East Kootenay Integrated Lake Management Partnership

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Detailed Overview

The East Kootenay Integrated Lake Management Partnership (EKILMP) initiative began in 2006 when Fisheries and Oceans Canada invited all levels of government, including Indigenous, and community interest groups to discuss their common concerns, issues and joint responsibilities around water governance. A main driver and shared concern among participants was that increasing housing development and recreation in and around various lakes could damage sensitive shorelines and aquatic habitats. The parties agreed to work together to address issues and concerns in an integrated way to better protect the lakes and their beneficial uses for fish, wildlife, drinking water, heritage, recreation and aesthetic values. The EKILMP was created from these initial discussions.

Activities that Contribute to Watershed Governance

Sensitive Habitat Inventory Mapping

The EKILMP used Fisheries and Oceans Canada’s methodology for Sensitive Habitat Inventory Mapping (SHIM) in lakes in the East Kootenay (see text box on page 14 for more detail on this approach). This data served as a foundation to develop and implement guidelines for shoreline development that help protect fish and wildlife values and conserve ecosystems and species of conservation concern. 

Shoreline management guidelines support agencies (most notably FrontCounter BC; the Ministry of Forests, Lands, Natural Resource Operations and Rural Development; and the RDEK) that make decisions about development proposals. The guideline documents are also a tool to provide information to stakeholders, development proponents, agencies and other decision-makers when land use or other activities are proposed that could alter shorelines, thereby impacting fish and/or wildlife habitat or other values. The guidelines do not outline a regulatory permit planning process or prescribe rules around shoreline zoning. Rather, the guidelines contribute to the development of legal mechanisms and rules, such as lake management plans or zoning bylaws, that can address matters such as development and conservation opportunities and trade-offs. 

For example, EKILMP information was used to inform the Lake Windermere Management Plan (LWMP) and Wasa Lake Official Community Plan. In 2015, the EKILMP initiated a SHIM project for the Canadian portion of Koocanusa Reservoir. This data will be used as part of the shoreline management guidelines for Koocanusa Reservoir, as well as to help inform the recreation management planning process.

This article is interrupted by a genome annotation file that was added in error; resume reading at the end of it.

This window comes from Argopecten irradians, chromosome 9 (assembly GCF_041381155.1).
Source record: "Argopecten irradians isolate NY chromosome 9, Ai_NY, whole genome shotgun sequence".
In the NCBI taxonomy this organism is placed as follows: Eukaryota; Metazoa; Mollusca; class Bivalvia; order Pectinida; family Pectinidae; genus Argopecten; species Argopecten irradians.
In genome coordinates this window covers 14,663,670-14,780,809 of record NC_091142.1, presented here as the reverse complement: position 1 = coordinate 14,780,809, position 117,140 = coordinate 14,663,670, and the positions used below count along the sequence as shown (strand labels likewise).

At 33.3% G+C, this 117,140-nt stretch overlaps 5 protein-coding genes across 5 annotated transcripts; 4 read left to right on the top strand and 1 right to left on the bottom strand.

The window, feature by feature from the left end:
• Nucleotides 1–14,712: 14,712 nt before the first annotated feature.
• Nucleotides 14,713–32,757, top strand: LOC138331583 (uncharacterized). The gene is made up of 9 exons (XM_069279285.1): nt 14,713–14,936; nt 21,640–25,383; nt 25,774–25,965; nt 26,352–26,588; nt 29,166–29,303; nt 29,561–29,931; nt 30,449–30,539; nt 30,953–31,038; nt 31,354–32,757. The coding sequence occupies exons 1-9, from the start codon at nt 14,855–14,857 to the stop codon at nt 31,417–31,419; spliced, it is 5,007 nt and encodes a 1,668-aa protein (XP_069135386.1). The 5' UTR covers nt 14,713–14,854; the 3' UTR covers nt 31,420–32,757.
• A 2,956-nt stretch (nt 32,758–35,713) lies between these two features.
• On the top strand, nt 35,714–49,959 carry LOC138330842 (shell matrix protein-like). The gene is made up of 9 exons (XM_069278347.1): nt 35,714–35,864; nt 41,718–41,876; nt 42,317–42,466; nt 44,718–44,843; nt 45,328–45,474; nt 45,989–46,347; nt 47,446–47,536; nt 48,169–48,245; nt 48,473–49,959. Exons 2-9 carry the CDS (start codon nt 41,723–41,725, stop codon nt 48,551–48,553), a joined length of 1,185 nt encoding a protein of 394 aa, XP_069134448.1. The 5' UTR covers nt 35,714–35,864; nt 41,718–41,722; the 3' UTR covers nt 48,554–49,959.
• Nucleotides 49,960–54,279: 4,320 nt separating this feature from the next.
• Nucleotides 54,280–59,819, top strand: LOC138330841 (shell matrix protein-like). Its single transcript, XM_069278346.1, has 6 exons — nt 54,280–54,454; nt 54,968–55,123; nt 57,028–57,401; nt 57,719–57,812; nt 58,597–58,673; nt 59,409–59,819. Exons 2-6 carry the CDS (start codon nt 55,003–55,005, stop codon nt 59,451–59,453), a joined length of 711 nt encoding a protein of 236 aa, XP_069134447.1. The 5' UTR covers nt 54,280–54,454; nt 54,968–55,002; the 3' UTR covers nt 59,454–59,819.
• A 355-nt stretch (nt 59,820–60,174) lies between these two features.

Establishing A Collaborative, Science-based Model Adaptable to Other Watersheds and Regions

The EKILMP established an approach for various watershed interests to effectively work together. This approach has inspired other groups in the Basin to use similar collaborative approaches focused on issues of lake and watershed health. For example, SHIM was also used by the Kootenay Lake Partnership (KLP) and on Lake Windermere. The approach has also been used by Living Lakes Canada as a model for the South Basin of Lake Winnipeg and Lac la Biche, Alberta.

Attention to Compliance In the early years of the EKILMP, partners adopted a method, based on Fisheries and Oceans Canada design, to examine compliance with shoreline management guidelines in order to monitor the effectiveness of the guidelines. In short, the method involves revisiting lakes and assessing the rate of change of shoreline modifications, reviewing the degree to which land use authorizations are compatible with the guidelines and determining if illegal activities have occurred. Looking ahead, the EKILMP plans to renew its focus on compliance monitoring. 

Role in Watershed Governance

The EKILMP engages in, and supports, watershed governance in the East Kootenay by:

  • convening a broad-based collaborative group that shares information and works together on watershed projects;
  • filling information gaps about ecological health by mapping and classifying ecological values in lake foreshore areas;
  • providing shoreline management guidance documents, which help inform decisions about development authorizations; 
  • using shoreline guidance documents to inform and be incorporated into other planning processes, such as the 2011 LWMP, the Wasa and Area Official Community Plan, and the Lake Koocanusa Recreation Strategy; and
  • developing and implementing monitoring and compliance plans for lakes that have shoreline management guidelines to ensure they are effective.